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Validating your targets

Posted in Analysing Attainment & Progress, Managing Data

So you have set targets and recorded them in CASPA.  But how have you satisfied yourself that the targets are going to be appropriate for the pupil; challenging and realistic, and that for the whole school, they are going to reflect ambition.

You can use CASPA to help you gain confidence in your targets as soon as they are recorded…

Reviewing targets for individual pupils

Targets are not only specific to a pupil; they are often specific to each subject for a pupil (partly dependant upon the level at which they are working of course) and the amount of challenge you can build in to targets for a pupil may vary considerably from subject to subject.  So it makes sense to start with the individual.

As soon as you have entered your targets, a great place to start is the ‘Progress vs percentiles’ graph (menu route: CASPA | CASPA assessment data, selecting the ‘Graphs and reports’ button (#1 star in diagram below) at the top of the page and then the right-hand tab (#2 star).  Now click the ‘Show targets’ button just below the tabs (#3 star).

You are now displaying results and targets against the backdrop of the benchmark for the category of need.  You have two key pieces of information to help you judge the quality of the targets; how the progress described by a target compares against:

  • The pupil’s historic rate of progress
  • CASPA’s expected progress

Initially, CASPA displays the overall average across all subjects.  The subject drop down (#4 star) allows you to select each subject in turn (hint: select the field and use the down arrow in your keyboard to step through them if you find this easier).

‘Expected progress’ is based on the selected category of need which will be the Learning Difficulty if one is recorded, if not, Other need 1 is used or if neither has a need selected, CASPA will use Other need 2.  The curves displayed, and therefore expected progress, will differ according to the need selected in the ‘Basis need’ drop down (#5 star).  You can select any of the needs recorded for the pupil, and also ‘Ignore’ to define expected progress based on only age and prior attainment, ignoring category of need altogether.

CASPA’s ‘expected’ progress would require the pupil to remain on the same percentile curve.  This does not include any inbuilt challenge; it is describing progress you might reasonably expect the pupil to make based on CASPA’s benchmarks which reflect the progress that other similar pupils make.  In the absence of any other information about a pupil, a challenging target would be one that requires a pupil to achieve more than expected progress – they would move up to a higher percentile curve.  This is where your professional judgement is essential.  For example:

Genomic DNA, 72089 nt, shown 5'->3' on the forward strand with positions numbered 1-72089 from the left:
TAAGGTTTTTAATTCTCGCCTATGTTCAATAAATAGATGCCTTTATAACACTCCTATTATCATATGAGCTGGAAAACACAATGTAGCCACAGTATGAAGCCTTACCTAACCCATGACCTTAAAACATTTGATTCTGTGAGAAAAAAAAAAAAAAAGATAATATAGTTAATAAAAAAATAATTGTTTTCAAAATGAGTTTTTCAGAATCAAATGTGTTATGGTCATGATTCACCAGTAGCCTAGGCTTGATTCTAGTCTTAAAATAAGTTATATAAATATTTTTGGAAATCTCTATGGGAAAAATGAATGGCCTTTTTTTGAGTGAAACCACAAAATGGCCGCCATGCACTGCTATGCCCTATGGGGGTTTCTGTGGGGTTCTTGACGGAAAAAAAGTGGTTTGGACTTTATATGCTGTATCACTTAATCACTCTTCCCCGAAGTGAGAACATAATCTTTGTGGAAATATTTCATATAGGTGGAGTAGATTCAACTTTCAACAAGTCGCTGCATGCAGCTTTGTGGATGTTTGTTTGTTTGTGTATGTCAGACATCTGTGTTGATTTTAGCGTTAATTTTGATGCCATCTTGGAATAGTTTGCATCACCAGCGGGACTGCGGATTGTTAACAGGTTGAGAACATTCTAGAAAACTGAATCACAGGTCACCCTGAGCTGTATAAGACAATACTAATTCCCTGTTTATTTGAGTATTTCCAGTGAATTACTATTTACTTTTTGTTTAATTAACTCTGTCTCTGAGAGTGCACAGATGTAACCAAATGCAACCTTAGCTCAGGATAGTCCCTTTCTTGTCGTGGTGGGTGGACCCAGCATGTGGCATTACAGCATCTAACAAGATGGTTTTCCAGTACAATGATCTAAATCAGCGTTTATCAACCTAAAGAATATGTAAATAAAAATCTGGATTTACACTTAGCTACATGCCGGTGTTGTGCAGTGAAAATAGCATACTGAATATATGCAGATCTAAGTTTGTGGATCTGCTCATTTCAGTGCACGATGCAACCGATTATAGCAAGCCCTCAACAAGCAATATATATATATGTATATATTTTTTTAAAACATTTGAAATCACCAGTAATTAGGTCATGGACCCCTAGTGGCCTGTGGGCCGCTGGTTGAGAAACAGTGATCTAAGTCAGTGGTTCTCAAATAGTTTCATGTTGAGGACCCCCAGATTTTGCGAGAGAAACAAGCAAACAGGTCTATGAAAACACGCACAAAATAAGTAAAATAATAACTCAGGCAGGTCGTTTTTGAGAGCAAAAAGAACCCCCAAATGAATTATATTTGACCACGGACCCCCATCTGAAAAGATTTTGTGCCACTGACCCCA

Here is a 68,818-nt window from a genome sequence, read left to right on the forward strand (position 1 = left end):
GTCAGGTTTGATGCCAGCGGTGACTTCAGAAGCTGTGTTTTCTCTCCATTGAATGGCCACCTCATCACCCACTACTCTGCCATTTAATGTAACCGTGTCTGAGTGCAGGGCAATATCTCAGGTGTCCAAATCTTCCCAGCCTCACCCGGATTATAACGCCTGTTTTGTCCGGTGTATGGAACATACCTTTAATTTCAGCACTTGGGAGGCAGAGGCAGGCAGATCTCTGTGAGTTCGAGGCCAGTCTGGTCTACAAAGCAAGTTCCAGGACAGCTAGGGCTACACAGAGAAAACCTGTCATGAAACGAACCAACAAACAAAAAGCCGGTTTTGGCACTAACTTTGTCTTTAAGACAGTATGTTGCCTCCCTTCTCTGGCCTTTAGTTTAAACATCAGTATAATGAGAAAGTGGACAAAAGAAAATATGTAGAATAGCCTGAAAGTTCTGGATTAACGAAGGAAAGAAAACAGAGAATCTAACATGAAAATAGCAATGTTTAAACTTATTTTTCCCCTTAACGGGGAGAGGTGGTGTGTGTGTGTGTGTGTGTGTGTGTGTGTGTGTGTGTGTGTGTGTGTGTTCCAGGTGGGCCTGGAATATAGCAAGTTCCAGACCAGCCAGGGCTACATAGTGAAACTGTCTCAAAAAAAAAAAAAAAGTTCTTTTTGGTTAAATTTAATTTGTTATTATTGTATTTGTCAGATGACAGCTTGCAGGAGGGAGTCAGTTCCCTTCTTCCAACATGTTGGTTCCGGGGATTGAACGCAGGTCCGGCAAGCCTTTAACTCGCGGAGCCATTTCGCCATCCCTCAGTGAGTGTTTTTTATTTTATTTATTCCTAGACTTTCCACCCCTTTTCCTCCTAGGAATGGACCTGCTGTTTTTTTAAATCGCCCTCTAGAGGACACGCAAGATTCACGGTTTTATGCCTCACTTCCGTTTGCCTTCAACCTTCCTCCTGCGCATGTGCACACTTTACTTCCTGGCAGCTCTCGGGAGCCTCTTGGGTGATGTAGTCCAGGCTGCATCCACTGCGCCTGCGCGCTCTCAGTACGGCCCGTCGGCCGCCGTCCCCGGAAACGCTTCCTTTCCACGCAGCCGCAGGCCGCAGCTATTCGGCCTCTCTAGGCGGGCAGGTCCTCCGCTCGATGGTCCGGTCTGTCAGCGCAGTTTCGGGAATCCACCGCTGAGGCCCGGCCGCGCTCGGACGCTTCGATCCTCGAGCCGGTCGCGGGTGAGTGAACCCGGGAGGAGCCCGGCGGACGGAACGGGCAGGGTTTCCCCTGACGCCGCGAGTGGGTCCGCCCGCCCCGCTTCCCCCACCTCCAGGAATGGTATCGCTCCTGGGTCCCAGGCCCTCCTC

• If a pupil’s historic rate of progress has resulted in her moving up through the percentiles already, she has previously been making better progress than expected.  Merely making expected progress would most likely be under-challenging for her
  • If a pupil has never/rarely managed to achieve expected progress, even making expected progress may be a genuine challenge for that pupil
  • You may also need to take other circumstances into account.  For example, if a pupil is due to be out of school for a few months, this will naturally curtail what you can expect over the academic year

So target setting is not a science, but it is not a black art either.  You need to take all of the available data and decide what is appropriate for that child.  This graph is a great place to investigate whether targets appear to be adequate.

Reviewing targets at the whole-school level

If you are familiar with CASPA’s Traffic Light Graph, you may have looked at the green, amber and red bands and wished you had known in advance how many pupils would appear in each band.  Good news – you can predict this before it becomes a fact (if pupils achieve their targets, that is).

Now that you have worked through each pupil and are happy that the targets are right for each, go to the Traffic Light graph (Reports | Comparison of progress vs expectations), choose a subject and analyse progress from last summer term’s result to the target for the end of this year (ie from Summer 2018 (result) to Summer 2019 (target) in CASPA 2019 as below).  Click the ‘Plot by subject’ button (top left of screen) to view all subjects at once.

If this was your school’s graph and your pupils all meet their targets exactly, this is exactly how your Traffic Light graph will look at the end of the year when the summer term results are in.  Are you happy that this is right?  If you have pupils in the red band, you have targets that are below CASPA’s expected progress.  If you have no pupils in the green band, you have no targets that will result in above expected progress.

If you want to investigate any pupils, hover over the chart marks to identify them, and if you wish to find out more, double click on the chart mark and right click on a pupil to either drill down to their main data entry pages or for detail reporting options.  Click on the ‘Report’ button to display the details on which the graph is based.